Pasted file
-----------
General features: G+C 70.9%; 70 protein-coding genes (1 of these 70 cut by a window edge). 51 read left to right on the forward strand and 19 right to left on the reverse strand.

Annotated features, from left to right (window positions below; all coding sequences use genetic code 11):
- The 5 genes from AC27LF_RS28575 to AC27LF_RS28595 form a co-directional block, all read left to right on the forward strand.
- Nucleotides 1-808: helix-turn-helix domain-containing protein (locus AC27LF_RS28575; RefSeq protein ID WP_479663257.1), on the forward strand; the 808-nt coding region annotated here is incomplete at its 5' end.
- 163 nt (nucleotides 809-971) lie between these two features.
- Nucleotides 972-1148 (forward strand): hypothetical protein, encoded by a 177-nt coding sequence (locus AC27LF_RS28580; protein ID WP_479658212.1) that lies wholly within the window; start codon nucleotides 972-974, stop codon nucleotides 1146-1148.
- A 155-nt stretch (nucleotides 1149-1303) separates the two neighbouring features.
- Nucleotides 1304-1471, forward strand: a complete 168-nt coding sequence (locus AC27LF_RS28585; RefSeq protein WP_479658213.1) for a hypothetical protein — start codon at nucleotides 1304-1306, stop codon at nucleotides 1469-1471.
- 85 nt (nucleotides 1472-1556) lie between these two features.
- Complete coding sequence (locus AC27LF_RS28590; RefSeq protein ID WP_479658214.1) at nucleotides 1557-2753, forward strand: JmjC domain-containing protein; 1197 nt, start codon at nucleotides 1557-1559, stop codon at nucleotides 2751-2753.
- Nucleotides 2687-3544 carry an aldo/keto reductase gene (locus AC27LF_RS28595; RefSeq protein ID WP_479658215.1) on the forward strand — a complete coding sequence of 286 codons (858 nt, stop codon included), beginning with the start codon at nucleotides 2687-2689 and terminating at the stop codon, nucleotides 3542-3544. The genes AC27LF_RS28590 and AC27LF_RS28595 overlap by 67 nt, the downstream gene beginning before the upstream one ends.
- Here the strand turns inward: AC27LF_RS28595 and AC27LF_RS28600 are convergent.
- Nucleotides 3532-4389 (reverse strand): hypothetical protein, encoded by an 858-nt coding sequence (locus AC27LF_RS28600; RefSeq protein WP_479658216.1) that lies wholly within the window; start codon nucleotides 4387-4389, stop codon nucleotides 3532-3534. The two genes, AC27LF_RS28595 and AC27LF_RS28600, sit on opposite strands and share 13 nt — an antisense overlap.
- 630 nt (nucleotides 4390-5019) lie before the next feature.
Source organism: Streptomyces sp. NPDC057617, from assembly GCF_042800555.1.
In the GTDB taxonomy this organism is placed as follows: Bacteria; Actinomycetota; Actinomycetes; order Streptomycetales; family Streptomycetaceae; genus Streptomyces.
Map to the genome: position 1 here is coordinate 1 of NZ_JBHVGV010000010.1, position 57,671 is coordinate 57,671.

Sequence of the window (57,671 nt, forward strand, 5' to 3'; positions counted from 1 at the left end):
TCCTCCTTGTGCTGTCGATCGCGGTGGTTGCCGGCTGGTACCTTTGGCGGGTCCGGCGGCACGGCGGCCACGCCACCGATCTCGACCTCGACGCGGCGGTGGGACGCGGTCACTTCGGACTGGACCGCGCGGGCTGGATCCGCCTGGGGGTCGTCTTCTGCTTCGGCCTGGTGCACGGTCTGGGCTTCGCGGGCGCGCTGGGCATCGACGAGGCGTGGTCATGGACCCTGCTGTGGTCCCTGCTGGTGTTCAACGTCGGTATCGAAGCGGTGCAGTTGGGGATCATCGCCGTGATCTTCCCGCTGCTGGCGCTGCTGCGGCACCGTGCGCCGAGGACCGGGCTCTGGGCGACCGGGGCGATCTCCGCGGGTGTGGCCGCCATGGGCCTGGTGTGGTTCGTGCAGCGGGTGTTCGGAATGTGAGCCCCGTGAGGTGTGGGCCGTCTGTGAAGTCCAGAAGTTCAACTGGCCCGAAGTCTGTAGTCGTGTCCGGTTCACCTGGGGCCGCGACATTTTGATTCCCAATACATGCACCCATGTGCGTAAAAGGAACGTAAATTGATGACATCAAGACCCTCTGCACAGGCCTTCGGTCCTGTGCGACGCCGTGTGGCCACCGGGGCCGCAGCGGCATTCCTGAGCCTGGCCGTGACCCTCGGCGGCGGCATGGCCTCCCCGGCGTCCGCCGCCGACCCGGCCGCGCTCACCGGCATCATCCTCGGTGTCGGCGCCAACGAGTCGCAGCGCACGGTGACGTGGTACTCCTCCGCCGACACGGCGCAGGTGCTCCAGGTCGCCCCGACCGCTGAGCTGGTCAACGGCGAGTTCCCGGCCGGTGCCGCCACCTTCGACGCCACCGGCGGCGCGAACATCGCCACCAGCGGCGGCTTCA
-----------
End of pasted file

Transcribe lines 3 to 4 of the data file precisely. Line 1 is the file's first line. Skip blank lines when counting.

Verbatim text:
- The 5 genes from AC27LF_RS28575 to AC27LF_RS28595 form a co-directional block, all read left to right on the forward strand.
- Nucleotides 1-808: helix-turn-helix domain-containing protein (locus AC27LF_RS28575; RefSeq protein ID WP_479663257.1), on the forward strand; the 808-nt coding region annotated here is incomplete at its 5' end.